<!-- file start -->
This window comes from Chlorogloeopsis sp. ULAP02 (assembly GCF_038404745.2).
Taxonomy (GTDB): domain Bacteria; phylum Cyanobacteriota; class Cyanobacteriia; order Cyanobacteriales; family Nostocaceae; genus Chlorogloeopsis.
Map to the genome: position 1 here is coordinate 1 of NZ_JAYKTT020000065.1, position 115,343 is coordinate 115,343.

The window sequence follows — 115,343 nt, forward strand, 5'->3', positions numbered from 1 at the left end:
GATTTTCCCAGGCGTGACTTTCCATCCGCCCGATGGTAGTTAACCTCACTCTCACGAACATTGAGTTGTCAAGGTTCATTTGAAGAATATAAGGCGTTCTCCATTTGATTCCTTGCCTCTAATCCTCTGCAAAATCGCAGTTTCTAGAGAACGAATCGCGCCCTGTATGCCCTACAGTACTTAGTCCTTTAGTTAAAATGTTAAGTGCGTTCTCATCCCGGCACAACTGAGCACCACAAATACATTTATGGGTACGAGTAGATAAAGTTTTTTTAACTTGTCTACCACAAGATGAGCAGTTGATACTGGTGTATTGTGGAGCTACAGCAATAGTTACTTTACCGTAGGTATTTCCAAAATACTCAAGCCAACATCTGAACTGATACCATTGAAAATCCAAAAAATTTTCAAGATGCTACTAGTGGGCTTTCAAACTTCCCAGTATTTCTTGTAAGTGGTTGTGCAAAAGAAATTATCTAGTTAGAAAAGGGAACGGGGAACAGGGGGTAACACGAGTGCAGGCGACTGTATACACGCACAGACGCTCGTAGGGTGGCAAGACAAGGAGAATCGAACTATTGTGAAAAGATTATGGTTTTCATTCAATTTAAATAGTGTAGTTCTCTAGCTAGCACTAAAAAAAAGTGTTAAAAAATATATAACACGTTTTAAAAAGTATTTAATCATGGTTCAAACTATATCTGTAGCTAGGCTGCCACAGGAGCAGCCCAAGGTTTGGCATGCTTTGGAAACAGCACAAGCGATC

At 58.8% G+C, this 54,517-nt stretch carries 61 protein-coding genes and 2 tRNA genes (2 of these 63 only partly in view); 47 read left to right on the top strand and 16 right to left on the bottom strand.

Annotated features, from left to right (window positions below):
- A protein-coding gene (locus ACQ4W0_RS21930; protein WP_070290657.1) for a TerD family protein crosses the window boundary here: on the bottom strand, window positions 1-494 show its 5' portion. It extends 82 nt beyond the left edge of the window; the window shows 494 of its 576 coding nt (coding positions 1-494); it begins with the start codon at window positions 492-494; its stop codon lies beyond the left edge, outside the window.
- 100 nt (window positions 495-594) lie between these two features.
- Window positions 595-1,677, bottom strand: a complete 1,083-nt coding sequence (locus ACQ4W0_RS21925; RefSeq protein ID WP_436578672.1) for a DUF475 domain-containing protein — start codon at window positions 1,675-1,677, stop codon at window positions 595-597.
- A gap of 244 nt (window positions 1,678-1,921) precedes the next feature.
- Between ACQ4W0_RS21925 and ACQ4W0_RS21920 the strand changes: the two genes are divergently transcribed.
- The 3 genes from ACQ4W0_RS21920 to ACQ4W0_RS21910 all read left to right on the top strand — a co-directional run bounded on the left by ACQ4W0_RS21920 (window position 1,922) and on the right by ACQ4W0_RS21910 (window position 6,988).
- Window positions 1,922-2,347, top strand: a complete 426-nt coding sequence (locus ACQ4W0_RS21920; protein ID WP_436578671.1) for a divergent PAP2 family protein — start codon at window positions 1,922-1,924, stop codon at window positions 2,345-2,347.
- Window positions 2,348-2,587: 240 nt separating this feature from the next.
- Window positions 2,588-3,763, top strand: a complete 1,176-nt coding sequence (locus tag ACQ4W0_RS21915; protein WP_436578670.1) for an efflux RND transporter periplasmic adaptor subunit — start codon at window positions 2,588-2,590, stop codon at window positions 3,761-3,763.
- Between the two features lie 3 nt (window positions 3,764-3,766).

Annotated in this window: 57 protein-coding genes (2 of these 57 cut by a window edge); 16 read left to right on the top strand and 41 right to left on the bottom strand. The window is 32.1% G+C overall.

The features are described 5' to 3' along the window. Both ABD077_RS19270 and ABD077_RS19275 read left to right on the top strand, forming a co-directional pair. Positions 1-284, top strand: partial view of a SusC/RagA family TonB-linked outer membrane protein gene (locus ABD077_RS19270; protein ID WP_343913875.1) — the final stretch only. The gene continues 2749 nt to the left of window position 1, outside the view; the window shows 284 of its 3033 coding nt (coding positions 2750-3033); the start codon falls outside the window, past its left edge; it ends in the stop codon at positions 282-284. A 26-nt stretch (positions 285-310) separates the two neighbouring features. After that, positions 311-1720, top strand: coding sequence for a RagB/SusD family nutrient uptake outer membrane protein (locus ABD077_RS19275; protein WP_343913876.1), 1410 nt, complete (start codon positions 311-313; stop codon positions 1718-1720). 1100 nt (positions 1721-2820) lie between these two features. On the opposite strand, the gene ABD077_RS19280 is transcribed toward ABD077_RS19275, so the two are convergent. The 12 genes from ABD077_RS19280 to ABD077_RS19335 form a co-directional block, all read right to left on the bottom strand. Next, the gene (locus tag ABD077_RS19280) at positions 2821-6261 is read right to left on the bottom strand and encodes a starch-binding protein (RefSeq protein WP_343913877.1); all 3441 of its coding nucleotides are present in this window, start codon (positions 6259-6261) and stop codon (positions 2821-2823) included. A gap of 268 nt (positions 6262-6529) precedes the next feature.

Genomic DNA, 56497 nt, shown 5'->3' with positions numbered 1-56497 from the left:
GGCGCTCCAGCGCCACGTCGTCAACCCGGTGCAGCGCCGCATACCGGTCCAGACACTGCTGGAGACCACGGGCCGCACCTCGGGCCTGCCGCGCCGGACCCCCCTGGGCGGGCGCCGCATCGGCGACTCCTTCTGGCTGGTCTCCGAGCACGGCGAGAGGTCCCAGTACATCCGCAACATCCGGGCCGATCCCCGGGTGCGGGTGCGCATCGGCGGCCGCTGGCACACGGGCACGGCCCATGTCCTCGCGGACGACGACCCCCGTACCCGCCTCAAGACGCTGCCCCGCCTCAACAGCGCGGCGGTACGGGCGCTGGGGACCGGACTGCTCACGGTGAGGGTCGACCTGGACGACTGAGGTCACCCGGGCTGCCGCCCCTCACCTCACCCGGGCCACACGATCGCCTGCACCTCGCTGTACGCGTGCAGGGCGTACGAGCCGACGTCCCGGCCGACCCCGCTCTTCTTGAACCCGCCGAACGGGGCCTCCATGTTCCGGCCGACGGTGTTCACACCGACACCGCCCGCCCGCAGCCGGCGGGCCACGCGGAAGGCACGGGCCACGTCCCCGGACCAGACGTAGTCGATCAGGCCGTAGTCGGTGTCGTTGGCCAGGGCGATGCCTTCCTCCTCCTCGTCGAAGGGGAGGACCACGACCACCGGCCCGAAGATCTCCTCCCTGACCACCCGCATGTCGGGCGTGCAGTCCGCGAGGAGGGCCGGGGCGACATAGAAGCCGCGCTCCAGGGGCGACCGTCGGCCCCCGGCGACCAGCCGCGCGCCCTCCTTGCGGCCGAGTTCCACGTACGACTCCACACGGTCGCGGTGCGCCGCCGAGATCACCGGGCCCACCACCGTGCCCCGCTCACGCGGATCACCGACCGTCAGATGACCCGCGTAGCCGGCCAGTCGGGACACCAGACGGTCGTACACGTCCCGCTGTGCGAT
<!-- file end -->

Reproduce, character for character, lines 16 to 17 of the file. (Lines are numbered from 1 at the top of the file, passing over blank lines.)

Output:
- Window positions 2,588-3,763, top strand: a complete 1,176-nt coding sequence (locus tag ACQ4W0_RS21915; protein WP_436578670.1) for an efflux RND transporter periplasmic adaptor subunit — start codon at window positions 2,588-2,590, stop codon at window positions 3,761-3,763.
- Between the two features lie 3 nt (window positions 3,764-3,766).